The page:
I am into my second year of running and I have decided to enter a half marathon. The only runs I have done before now are 5k fun runs.
Throughout the winter, I carried out maintenence training using a schedule supplied by Runners World. I am now using a training schedule for a half marathon that consists of tempo runs, speedwork, long and short runs. I stick to the mins/mile pace as advised in the training schedule.
I have not run the entire 13.1 miles for the half marathon, but something quite close i.e. 12 miles as part of the training schedule. I completed this 12 miles in 2hrs 15mins as a result of the recommended min/mile pace.
My question is; Is my tempo run pace (in training) my race pace or something entirely different?
Also, I'm not sure if I have the confidence to run at race pace for fear of 'running out of gas' before I reach the finish line.
Any advice would be extremely helpful.
Feel your body. I ran my first Half Marathon weekend just gone (Great Scottish Run). At 57yrs old I did it in 2hr 19min.
My training runs (longest was 16.5 miles) leading up to the race indicated I was looking at 11-12 min/mile. My average was around 10min 30sec min/mile. My heart rate was above what I wanted, but I felt great and the 'event' atmosphere helped a lot.
Last 2 miles was hard, but overall my pace felt comfortable. Lesson I learnt was that I need to train with others to get any faster - otherwise, I will be happy plodding along at 11min miles.
Put your fastest 5k time into mcmillan race calculator (google it)and it will give you an appoximate time to aim for thens its up to you to decide if its possible or not .
Thanks guys for the advice which I will take on board. The tempo run I did consisted of 6 miles at 10.02 min/mile plus a 1 mile warm and 1 mile cool down. I did it but wasn't sure if I could keep this pace going for 13 miles, hence my question.
i will try the Macmillan race calculator then see how I feel about the result based on my training as to whether it is achievable. Like Clive said, it may be down to how I feel on the day as to whether I attempt it or not.
thanks for the pointers, They have given me a good idea on how to approach it.
Peter, sage advice above (and well done Clive!). If you have been following a plan with paces how did you arrive at the plan/paces?
As a 54 yr old I did my first HM in August and did almost all my training at 11:40mm's then ran the HM averaging 10:10mm's. Adrenalin on race day should help your speed but be careful you don't go out too fast to start.
I used an online plan based on a 5k run time I had done in a Park Run. The pace times seemed reasonable so I went for it.
After struggling with the faster times for the weekly tempo run (alternating with speedwork) at the beginning of the schedule, I eventually found that I could cope and managed to stick to the designated pace, which slowly increased as the weeks rolled on.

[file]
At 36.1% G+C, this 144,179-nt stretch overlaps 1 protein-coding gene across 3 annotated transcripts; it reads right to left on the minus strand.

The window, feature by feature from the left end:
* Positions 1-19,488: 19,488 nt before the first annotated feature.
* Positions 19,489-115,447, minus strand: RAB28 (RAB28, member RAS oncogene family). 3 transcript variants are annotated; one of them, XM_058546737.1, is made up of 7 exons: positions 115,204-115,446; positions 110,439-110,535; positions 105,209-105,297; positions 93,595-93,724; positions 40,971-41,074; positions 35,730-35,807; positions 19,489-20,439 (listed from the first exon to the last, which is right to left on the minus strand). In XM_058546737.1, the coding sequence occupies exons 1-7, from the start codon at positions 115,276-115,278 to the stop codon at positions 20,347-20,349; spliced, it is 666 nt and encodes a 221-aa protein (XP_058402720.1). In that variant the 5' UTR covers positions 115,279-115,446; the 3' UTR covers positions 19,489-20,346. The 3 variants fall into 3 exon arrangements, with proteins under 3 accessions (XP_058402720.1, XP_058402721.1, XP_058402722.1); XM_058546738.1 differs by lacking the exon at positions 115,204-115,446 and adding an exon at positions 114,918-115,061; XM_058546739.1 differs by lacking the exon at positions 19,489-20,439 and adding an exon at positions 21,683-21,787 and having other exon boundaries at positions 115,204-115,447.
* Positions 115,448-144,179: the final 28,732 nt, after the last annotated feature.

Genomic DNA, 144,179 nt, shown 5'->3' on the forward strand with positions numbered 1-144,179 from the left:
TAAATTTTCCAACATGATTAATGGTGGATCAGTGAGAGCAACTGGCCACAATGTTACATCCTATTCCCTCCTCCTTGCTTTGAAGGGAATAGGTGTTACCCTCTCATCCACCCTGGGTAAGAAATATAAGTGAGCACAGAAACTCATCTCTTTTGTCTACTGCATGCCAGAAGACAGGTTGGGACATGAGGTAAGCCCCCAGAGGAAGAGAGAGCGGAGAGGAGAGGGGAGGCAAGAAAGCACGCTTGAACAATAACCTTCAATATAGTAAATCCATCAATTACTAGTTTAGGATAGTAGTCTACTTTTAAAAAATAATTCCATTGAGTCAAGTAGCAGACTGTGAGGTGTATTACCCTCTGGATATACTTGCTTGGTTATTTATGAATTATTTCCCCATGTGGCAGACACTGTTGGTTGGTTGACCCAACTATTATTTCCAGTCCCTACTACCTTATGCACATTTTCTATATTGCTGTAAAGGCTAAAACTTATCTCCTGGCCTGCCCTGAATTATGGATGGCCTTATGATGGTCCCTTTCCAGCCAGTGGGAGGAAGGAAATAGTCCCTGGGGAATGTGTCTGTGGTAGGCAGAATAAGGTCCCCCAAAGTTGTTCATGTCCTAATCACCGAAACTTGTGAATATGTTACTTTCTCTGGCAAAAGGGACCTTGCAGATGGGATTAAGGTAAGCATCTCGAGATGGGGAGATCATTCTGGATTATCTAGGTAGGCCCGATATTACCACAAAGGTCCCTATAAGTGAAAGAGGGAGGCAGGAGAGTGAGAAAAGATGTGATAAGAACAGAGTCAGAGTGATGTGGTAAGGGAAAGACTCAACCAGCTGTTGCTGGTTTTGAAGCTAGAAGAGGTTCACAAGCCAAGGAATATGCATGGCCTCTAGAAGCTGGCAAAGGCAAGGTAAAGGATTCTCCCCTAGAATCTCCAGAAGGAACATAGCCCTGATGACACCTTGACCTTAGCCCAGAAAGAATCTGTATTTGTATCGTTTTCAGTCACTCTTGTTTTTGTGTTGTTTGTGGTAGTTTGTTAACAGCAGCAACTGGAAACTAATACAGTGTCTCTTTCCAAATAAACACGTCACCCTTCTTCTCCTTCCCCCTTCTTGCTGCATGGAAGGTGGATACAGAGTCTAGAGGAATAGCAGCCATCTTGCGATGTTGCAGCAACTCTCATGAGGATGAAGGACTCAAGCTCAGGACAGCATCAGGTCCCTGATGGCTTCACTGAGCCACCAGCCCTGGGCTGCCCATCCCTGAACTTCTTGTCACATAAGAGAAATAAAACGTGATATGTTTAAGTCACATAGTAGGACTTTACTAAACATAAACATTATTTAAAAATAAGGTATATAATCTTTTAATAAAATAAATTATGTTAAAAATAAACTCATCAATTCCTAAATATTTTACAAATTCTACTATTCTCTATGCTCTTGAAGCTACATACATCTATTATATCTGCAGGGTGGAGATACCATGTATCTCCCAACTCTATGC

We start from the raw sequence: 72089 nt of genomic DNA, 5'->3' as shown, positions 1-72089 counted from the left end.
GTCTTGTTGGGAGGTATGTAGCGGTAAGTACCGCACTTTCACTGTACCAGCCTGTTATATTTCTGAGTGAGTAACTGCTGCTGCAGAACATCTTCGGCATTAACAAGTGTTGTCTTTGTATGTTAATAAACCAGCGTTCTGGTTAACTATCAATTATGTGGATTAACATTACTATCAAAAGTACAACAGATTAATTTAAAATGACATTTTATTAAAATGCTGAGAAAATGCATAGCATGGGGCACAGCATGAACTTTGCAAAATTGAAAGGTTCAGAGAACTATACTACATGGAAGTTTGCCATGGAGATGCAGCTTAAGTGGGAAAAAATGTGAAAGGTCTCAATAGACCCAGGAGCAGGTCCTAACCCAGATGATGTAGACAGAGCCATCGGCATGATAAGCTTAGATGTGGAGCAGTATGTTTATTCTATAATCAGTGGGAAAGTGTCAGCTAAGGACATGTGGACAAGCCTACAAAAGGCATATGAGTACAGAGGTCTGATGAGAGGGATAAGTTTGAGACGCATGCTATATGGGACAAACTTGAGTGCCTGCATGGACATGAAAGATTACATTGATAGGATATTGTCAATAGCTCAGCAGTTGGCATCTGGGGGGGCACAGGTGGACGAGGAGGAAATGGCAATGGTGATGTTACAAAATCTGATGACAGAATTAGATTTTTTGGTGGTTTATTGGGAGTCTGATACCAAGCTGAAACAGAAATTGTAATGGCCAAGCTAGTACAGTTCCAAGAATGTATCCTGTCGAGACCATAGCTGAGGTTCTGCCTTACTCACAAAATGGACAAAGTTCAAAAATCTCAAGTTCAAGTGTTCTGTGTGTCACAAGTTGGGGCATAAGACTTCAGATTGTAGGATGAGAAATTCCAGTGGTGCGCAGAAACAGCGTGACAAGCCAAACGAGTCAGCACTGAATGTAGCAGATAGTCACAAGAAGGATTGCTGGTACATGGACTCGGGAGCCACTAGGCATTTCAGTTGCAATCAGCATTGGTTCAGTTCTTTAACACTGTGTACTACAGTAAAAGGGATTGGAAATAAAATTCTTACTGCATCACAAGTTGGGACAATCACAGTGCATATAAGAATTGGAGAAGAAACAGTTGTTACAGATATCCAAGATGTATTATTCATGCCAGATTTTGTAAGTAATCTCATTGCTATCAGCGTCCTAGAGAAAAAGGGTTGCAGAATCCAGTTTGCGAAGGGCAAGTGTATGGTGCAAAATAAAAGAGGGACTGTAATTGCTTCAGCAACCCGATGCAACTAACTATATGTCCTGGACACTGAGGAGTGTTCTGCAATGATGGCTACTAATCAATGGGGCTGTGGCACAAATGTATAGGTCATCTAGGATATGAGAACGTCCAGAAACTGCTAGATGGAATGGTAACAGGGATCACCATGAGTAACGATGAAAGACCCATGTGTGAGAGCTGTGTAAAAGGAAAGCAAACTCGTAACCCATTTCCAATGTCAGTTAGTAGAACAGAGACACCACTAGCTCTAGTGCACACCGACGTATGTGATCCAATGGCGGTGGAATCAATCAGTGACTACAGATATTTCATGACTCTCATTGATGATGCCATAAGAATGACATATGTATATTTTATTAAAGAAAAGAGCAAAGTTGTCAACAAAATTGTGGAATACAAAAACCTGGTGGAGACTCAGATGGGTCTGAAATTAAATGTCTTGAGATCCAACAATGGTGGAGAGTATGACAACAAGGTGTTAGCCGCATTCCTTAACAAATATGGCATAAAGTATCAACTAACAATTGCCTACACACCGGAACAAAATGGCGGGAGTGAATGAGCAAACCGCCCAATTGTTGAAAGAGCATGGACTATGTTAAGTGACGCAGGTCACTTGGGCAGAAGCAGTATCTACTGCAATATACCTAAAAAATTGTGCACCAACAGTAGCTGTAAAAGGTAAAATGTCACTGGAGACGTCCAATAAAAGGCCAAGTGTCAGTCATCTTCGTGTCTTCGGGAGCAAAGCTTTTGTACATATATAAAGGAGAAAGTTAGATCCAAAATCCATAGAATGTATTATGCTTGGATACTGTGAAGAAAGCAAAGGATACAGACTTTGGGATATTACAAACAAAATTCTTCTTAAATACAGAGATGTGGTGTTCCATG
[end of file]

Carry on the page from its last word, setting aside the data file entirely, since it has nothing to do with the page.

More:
Initially, I had to slow down in both the tempo and speedwork but I felt it was better to do this and complete the training session rather than stopping before the end through exhaustion.
Anyway, I am doing the Oxford Half Marathon this Sunday. I admit to being quite excited about doing this race, although I have some reservations about getting my pace right.
I'll take on board all your advice and I'll post how I got on.
Thanks everyone. I appreciate the advice from people who have already done it.
If you are not sure of a pace be cautious and take it steady the first few miles and see how you go .Its easy to get carried away but you will pay for it later in the race so I wouldnt try speeding up till about mile 10 and see if you still think you have a bit of extra pace left .
Thanks Leslie. Good advice. I think I can 'feel' the comfortable pace that will get me round. Just got to kerb my impulse to keep up with the youngsters!
Having asked the question, I was surprised to find that the organisers of The Oxford Half Marathon (13th Oct 2013) provided pacemakers to cover various times to finish the course. The pacemakers wore black T Shirts and carried a small placard on a stick (tour guide style). Both the T shirt and placard showed what time that particular pacemaker would cover the course.
I latched onto the guy with 2:15 on his T shirt (I learned he had come from Cornwall as a volunteer pacemaker). He did a good job. At 10 miles out, I felt quite comfortable and decided to up my pace and therefore finished in a slightly quicker time.
I thought the pacemaker idea was very helpful to me in that I had a group to run with; confidence to run at that pace; chance to chit chat with strangers who had the same goal. Worked for me.
Welldone on having a good race and time to think about the next target
Welldone Peter !!! I wish to you the next race will be a Marathon
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